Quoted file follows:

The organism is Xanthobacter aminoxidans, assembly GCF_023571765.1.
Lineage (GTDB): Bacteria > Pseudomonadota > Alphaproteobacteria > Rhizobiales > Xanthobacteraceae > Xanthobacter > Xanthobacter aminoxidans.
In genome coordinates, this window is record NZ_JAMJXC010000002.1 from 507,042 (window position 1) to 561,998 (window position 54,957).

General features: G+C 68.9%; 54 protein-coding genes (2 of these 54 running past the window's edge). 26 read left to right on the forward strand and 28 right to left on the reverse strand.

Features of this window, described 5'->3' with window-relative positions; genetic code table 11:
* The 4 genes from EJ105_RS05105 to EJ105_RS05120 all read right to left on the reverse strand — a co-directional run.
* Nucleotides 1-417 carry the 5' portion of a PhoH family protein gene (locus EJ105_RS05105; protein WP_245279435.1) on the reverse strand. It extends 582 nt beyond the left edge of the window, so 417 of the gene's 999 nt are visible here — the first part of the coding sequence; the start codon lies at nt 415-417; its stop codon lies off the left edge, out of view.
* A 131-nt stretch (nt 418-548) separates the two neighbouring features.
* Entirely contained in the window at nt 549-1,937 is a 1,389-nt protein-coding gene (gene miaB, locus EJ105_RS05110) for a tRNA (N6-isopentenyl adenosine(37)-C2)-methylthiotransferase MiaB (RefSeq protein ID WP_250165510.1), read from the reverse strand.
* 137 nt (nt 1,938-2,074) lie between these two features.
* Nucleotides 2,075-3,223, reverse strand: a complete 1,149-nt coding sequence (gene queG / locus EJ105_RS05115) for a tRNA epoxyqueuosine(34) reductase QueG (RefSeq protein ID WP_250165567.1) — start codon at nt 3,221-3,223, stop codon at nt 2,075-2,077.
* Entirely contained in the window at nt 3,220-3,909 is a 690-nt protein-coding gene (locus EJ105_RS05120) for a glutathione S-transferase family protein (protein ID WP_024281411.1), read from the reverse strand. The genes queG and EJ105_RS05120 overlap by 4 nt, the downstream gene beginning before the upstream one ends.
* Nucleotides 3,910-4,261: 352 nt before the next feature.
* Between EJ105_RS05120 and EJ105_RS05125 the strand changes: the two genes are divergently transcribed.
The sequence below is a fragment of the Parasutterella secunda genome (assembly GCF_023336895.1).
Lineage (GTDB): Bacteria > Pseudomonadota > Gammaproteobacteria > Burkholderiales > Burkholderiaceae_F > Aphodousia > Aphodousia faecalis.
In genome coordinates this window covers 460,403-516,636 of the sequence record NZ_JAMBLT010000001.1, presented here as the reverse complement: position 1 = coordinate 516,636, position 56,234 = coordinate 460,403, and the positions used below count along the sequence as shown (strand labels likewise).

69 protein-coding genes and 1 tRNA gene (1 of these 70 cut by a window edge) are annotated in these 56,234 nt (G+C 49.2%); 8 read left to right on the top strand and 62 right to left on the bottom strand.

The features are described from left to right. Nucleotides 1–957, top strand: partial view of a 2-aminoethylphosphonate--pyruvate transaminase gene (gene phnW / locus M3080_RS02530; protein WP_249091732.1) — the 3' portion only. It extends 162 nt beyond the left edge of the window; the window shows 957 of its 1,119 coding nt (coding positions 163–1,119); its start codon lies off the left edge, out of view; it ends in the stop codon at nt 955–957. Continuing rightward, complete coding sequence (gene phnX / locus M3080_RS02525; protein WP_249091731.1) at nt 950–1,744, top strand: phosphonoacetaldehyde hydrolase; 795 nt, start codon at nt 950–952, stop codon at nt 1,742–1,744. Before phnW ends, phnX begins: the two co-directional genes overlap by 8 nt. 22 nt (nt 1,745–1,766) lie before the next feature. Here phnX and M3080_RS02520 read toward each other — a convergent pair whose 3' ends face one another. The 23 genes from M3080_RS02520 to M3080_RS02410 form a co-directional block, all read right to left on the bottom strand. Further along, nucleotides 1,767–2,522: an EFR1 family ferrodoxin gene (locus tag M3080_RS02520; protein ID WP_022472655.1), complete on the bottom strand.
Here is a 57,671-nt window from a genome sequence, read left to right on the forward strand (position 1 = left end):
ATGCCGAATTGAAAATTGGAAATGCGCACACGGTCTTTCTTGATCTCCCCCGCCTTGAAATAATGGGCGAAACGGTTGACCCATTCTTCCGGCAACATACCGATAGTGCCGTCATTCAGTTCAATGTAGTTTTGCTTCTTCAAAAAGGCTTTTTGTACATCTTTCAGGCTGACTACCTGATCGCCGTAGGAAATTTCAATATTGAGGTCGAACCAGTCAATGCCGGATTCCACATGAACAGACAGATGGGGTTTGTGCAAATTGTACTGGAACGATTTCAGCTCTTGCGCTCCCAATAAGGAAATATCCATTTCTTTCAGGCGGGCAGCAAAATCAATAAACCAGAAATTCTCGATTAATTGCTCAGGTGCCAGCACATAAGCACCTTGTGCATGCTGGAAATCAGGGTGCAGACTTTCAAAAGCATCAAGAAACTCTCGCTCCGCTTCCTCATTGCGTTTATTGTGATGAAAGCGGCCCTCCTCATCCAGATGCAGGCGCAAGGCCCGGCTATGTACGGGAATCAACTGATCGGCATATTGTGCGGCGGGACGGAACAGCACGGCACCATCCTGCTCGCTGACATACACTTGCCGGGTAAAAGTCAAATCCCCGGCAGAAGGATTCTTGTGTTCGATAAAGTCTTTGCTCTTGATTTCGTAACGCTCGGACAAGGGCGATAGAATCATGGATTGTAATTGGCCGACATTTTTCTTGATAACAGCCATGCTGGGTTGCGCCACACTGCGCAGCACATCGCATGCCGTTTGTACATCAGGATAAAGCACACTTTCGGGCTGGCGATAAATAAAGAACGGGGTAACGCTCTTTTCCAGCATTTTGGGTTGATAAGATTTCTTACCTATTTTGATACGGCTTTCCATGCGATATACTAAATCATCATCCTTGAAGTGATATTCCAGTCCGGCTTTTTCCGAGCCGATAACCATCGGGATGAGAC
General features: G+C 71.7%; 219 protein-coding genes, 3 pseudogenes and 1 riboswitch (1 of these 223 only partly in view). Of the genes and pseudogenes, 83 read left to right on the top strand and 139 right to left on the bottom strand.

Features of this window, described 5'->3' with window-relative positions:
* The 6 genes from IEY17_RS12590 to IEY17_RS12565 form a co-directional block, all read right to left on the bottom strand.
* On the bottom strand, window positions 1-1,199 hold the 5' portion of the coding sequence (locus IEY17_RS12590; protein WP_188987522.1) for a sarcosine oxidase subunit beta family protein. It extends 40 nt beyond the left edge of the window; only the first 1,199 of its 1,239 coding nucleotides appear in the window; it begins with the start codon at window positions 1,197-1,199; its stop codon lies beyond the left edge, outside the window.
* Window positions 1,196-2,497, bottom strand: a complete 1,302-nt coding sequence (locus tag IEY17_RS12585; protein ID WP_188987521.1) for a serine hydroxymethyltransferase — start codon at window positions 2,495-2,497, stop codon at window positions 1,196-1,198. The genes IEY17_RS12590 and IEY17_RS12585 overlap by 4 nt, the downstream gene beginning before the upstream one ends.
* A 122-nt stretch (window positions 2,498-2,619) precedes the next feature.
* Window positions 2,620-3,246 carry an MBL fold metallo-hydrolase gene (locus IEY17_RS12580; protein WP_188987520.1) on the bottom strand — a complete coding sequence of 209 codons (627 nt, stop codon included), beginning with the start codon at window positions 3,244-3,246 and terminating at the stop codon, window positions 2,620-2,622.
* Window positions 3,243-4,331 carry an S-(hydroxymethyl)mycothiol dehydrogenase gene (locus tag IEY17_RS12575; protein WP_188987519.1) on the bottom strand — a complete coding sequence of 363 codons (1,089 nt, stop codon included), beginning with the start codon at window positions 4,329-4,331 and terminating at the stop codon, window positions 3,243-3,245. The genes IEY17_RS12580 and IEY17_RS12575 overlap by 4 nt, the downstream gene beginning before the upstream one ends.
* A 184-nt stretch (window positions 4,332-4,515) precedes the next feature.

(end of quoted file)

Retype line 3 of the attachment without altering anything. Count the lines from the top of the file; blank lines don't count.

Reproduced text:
In genome coordinates, this window is record NZ_JAMJXC010000002.1 from 507,042 (window position 1) to 561,998 (window position 54,957).